Cardiovascular Disease Specialist Baytown TX

Cardiovascular disease caused more than one third of all deaths in the US in 2004, making it the nation’s No. 1 killer. Confronted with that grim statistic, one could venture we’ve been missing something. Two new studies suggest what that might be—fruits and vegetables full of vitamin C and a daily dose of sunshine.

Fernando Sarti
(281) 427-6525
4301 Garth Rd #301
Baytown, TX
Specialty
Cardiology, Gastroenterology, Internal Medicine

Data Provided by:
Farouk Barbandi
(281) 420-2081
4301 Garth Rd
Baytown, TX
Specialty
Cardiology, Internal Medicine, Pulmonary Disease

Data Provided by:
Sarma S Challa
(281) 420-2391
4201 Garth Rd
Baytown, TX
Specialty
Cardiology, Internal Medicine

Data Provided by:
Fayez H Hadidi
(281) 422-3364
4301 Garth Rd
Baytown, TX
Specialty
Cardiology, Internal Medicine

Data Provided by:
Edward William Leahey, MD
(281) 422-3113
4201 Garth Rd Ste 100
Baytown, TX
Specialties
Cardiology
Gender
Male
Education
Medical School: Dalhousie Univ, Fac Of Med, Halifax, Ns, Canada
Graduation Year: 1976

Data Provided by:
Sarma Subrahmanya Challa, MD
(281) 420-2391
4201 Garth Rd Ste 307
Baytown, TX
Specialties
Cardiology, Internal Medicine
Gender
Male
Education
Medical School: Guntur Med Coll, Univ Of Hlth Sci, Guntur, Ap, India
Graduation Year: 1972
Hospital
Hospital: Methodist Health Care System, Houston, Tx; San Jacinto Methodist Hospital, Baytown, Tx

Data Provided by:
Rashid M Siddiqi
(281) 428-4024
4201 Garth Rd
Baytown, TX
Specialty
Cardiovascular Disease

Data Provided by:
Edward William Leahey
(281) 422-3113
4201 Garth Rd
Baytown, TX
Specialty
Cardiology, Cardiovascular Disease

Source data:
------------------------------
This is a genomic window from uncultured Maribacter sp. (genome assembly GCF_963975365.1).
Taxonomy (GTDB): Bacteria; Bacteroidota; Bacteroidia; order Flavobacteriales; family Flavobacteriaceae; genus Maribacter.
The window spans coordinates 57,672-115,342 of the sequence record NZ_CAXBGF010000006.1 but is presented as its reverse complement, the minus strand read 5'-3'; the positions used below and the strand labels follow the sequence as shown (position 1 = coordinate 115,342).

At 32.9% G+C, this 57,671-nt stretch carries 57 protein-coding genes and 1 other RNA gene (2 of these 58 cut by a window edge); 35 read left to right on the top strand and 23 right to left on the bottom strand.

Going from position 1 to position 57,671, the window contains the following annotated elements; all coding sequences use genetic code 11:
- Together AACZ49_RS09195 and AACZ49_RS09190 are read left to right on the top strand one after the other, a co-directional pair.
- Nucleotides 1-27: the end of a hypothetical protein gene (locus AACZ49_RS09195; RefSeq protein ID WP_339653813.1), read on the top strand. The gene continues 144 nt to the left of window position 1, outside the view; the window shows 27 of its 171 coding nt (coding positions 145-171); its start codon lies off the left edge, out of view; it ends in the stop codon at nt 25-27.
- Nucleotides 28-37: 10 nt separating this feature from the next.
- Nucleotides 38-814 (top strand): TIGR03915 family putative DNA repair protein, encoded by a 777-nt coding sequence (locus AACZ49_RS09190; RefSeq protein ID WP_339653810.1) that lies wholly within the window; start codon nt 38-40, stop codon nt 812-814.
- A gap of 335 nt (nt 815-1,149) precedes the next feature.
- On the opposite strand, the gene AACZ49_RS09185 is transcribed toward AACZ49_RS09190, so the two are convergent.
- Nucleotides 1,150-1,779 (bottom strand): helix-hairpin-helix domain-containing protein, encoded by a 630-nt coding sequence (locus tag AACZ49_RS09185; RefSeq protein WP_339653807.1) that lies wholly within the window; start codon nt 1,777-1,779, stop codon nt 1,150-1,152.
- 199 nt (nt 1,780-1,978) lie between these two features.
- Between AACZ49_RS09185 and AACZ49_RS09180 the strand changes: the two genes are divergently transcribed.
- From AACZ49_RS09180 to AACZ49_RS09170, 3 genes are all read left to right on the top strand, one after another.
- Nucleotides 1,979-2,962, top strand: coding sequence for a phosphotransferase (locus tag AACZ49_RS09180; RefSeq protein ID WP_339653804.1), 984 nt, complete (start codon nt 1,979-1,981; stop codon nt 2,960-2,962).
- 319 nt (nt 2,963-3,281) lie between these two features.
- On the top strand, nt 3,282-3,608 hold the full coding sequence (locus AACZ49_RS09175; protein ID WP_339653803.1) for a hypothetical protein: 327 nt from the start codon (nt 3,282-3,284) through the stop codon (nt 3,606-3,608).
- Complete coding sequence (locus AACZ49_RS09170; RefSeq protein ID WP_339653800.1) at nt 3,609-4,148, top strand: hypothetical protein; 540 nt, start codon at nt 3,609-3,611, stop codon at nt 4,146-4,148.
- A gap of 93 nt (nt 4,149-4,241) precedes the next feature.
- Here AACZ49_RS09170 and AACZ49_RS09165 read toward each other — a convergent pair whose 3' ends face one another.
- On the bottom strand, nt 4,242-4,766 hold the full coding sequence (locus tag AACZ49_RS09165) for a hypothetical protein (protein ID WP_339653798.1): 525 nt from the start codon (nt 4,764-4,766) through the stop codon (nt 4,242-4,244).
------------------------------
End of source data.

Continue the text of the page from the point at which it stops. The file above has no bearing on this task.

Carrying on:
Data Provided by:
Fayez Hussin J Hadidi, MD
(713) 422-3364
PO Box 960
Baytown, TX
Specialties
Cardiology
Gender
Male
Education
Medical School: Univ Of Damascus, Fac Of Med, Damascus, Syria
Graduation Year: 1976

Data Provided by:
Christopher David Hays
(281) 422-8025
1310 Massey Tompkins Rd
Baytown, TX
Specialty
Cardiology

Data Provided by:
Data Provided by:

New Ways to a Healthy Heart

Provided by: 

By Kris Kucera

Cardiovascular disease caused more than one third of all deaths in the US in 2004, making it the nation’s No. 1 killer. Confronted with that grim statistic, one could venture we’ve been missing something. Two new studies suggest what that might be—fruits and vegetables full of vitamin C and a daily dose of sunshine. In the first study, conducted at the University of Cambridge, researchers charted the vitamin C plasma concentrations of more than 20,000 Europeans between the ages of 40 and 79 for nearly a decade and documented their rates of stroke. “People in the top 25 percent of vitamin C concentrations had a 42 percent lower risk of stroke over 10 years versus those in the bottom 25 percent,” says lead researcher Phyo Myint, MD. “And the effect was independent of major classical risk factors.” Noting that few studies show vitamin C supplements alone prevent stroke, Myint posits that other goodies found naturally in fruit and vegetables, such as bioflavonoids and plant sterols, probably play important complementary roles in stroke prevention.

The second study, at Harvard Medical School, examined more than 1,700 people with hypertension over an average of five and a half years. It found that the participants with vitamin D deficiencies were twice as likely to have heart attacks, strokes, or other serious cardiovascular events than the participants with normal vitamin D levels. Most experts agree that 15 minutes of sun each day or 1,000 mg daily of vitamin D supplements will give you what you need.

Author: Kris Kucera

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